Minister Says India Should Become a Rough Diamond Trading Center


May 25, 2005

Minister Says India Should Become a Rough Diamond Trading Center

Shri Kamal Nath, India's Union Minister of Commerce & Industry, said his ministry is working closely with the diamond industry to develop India as an international trading center for rough diamonds. "Considering that we are the largest purchaser of diamond rough in the world, there is no reason why India should not have a diamond trading center at par with the centers currently in Belgium, Israel and Dubai. We hope to have this established in the near future," he said, while speaking at the inauguration of the International Diamond Conference – Mines to Market 2005, in Mumbai on May 24. A trading center is slated to take shape by the end of 2005, according to news reports. Bakul Mehta, chairman of the Gem & Jewellery Export Promotion Council, which organized the conference, said the International Diamond Exchange is likely to be set up in Mumbai.

Speaking to India's Business Standard at the conference, Nath said the government is trying to ensure the Indian market does not suffer due to the increasing supply shortage in diamonds. Government and industry are working together to open up the process for Indians to source diamonds from abroad.

"We are quite open to the idea of entering into economic cooperation agreements with countries, especially the countries of Africa, that ensure the supply of rough diamonds to India, while also bringing value and investment in other areas (such as transport, communications and infrastructure) to supplier countries. We should place emphasis on the promotion of forward and backward linkages, including the consolidation of our position in the small diamond sector segments, in syndicating buying of rough diamonds, and creating controlling stakes in mine-heads through joint ventures and tie-ups. We believe that only such trade is sustainable as brings value and benefit to all concerned; and we want to work on this basis," said Nath.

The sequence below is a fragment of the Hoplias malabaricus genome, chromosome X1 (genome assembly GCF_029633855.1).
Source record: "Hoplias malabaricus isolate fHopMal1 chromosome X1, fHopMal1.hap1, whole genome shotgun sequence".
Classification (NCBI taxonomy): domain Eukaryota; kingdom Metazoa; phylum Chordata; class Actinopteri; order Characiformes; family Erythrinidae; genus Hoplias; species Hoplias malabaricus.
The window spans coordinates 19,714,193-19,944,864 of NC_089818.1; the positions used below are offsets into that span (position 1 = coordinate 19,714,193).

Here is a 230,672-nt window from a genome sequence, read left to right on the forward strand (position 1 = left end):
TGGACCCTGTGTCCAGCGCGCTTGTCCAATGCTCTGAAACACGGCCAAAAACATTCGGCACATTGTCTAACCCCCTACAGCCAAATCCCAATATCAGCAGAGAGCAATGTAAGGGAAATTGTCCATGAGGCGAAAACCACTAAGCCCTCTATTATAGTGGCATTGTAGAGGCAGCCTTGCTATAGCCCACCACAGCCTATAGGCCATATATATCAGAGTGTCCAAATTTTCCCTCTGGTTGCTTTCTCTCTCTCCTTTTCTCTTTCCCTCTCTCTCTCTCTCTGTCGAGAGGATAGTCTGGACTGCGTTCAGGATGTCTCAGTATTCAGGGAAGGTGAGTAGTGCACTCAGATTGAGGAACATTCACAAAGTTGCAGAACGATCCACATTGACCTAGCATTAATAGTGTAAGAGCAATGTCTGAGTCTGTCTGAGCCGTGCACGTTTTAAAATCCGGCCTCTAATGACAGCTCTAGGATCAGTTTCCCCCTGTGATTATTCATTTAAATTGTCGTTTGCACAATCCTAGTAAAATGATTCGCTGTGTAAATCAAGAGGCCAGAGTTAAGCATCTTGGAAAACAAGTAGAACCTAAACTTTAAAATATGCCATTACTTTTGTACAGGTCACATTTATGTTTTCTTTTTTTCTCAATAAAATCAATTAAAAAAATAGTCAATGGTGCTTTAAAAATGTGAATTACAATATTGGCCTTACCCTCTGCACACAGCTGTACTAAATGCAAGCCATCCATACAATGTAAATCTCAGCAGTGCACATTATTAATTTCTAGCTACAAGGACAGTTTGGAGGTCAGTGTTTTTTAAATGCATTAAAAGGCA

Nath also told the conference about his recent visit to Australia in connection with a meeting of the Joint Ministerial Council and Joint Business Council in Sydney and Melbourne. He stressed his first stop was Perth in Western Australia – the heart of Australia's diamond mining area. Kath said he had extensive and promising discussions with mining companies as well as with the Western Australian prime minister regarding continued supply of rough diamonds to India.

The minister also called upon investors to set up enterprises in special economic zones dedicated to a single industry adding that "the gems and jewelry industry is best placed to take advantage of this." He said the government would encourage foreign direct investment and joint ventures between Indian entrepreneurs and businesses abroad in sectors all along the diamond chain, from exploration, mining and sourcing, cutting and polishing, jewelry designing and manufacturing, exports, and sales and marketing. He underlined that enormous opportunities existed, according to a press release issued by the government of India.

Festus Mogae, president of Botswana; Phymzile Mlambo-Ngcuka, minister of mines and energy, South Africa; and Ingele Ifoto, minister of mines, Democratic Republic of Congo, were among the other government leaders present at the conference, which continues May 25.

Mogae told the attendees that while Botswana is a major rough diamond producer, it is also the world's most "diamond vulnerable" economy, meaning that it depends too much on this one commodity, which accounts for four fifths of its export revenues, according to news reports. "Contrary to popular perception, diamonds have not transformed Botswana into a land of glamour. We are today among the poorest in Africa with poor infrastructure. We have also been hit by the burden of AIDS," said Mogae.

He stressed, however, that Botswana had no plans to supplant India as the world's biggest cutting and polishing center for diamonds. "We have an infant industry and only hope to slowly increase our share. There are no big fiscal incentives either and we will not let exports [of rough diamonds] become illegal or uneconomic. There will be a continued stability in the diamond market from Botswana." Mogae also said Botswana would not compel "domestic beneficiation," by requiring rough diamonds to be cut or set in jewelry within the country.

by Peggy Jo Donahue

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